Email Deliverability

Gmail Deliverability Issues: Why You Should Set Up Google Postmaster

Esther Perez By Esther Perez Sep 18, 2023

You diligently track metrics across your campaigns like open rates, bounces, and spam complaint rates to stay on top of trends and monitor deliverability performance. But wait…you dig deeper to look at complaint rates and mysteriously find no complaints from Gmail. How is this possible? And how do we figure out if something is amiss with Gmail?

It may come as a surprise, but Gmail does not offer a traditional Feedback Loop (FBL) like most other Mailbox Providers do. An FBL is what allows an ESP like Braze to receive complaint data back from the recipient server and appropriately suppress those addresses from receiving further emails. This is why you may never see a spam complaint from a Gmail user in your list, something that can lead you to miss an obvious indicator of negative metrics that will impact deliverability health at the biggest mailbox provider worldwide.

Fortunately, there’s a way to help address this: You can set up Google Postmaster Tools and connect it to the Braze platforms’s Deliverability Center, which offers two very useful data points that can help you determine your performance and reputation standing at Gmail.

Spam Rate and What it Means

The complaint rate you generate as a sender is vital information for the health of your email program, since spam complaints from your users are a heavy negative metric that can cause your reputation to deteriorate over time. As you now know, you won’t be seeing spam complaints from Gmail users in your dashboard reporting at any ESP—Braze or otherwise. Google Postmaster solves this problem by allowing you to view an aggregated day-to-day spam complaint rate for your subdomain’s traffic via our Deliverability Center’s Domain Reputation report.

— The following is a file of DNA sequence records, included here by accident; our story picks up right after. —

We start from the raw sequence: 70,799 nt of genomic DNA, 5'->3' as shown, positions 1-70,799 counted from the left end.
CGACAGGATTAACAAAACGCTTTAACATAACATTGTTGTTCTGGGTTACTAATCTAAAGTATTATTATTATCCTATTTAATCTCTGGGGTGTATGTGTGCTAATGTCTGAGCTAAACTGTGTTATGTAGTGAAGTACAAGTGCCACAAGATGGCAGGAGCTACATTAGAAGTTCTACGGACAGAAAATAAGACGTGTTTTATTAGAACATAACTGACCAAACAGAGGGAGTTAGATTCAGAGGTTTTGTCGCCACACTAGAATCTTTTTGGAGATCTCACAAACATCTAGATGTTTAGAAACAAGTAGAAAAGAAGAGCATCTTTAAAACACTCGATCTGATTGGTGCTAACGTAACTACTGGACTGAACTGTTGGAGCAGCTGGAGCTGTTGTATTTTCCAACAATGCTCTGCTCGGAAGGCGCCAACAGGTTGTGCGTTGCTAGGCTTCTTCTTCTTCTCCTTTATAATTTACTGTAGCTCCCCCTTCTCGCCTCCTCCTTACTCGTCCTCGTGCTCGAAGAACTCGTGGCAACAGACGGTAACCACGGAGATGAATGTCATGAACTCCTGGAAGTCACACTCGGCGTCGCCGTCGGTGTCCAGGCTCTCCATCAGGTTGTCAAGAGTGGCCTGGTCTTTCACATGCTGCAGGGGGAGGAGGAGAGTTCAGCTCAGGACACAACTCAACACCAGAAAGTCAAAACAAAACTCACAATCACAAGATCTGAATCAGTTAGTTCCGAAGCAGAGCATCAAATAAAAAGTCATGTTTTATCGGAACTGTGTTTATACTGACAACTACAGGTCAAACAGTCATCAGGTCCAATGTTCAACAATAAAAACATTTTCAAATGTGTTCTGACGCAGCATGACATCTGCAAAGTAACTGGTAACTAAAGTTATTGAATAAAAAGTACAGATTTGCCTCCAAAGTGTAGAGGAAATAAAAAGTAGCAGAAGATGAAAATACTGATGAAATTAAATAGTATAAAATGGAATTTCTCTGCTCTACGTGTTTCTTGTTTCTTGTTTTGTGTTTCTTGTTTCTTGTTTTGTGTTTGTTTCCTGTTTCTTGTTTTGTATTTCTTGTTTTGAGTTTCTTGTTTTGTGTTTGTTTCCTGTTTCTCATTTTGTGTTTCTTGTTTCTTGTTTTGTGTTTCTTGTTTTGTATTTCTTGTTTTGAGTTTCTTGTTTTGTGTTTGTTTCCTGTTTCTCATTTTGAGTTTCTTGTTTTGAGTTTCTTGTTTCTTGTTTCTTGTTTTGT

This graph shows you an example of the percentage of complaints generated by Gmail users respective to your volume in a given day (up to a maximum of 120 days). Cross-referencing higher complaint days with your campaign schedule can be very handy in assessing if there are adjustments to be made to a particular audience or campaign based on spikes in complaint data.

For instance, July 31 above generated a 0.6% complaint rate, which is very high considering the standard best-practice threshold is below 0.1%. Given this drastic increase compared to most other sending days, you could then examine the campaigns and audiences that were targeted on that day. For example, if you find that July 31 coincided with a large win-back campaign that stretched the usual segments to include disengaged users, making positive adjustments like tightening engagement criteria can quell the chances that you’ll see additional complaint spikes moving forward.

Understanding IP and Domain Reputation

Another great benefit of Postmaster Tools is that Gmail gives you a full picture of your IP and domain reputation. In the IP and Domain Reputation dashboards, you can view the reputation that has been assigned to both your subdomain and its associated IP addresses: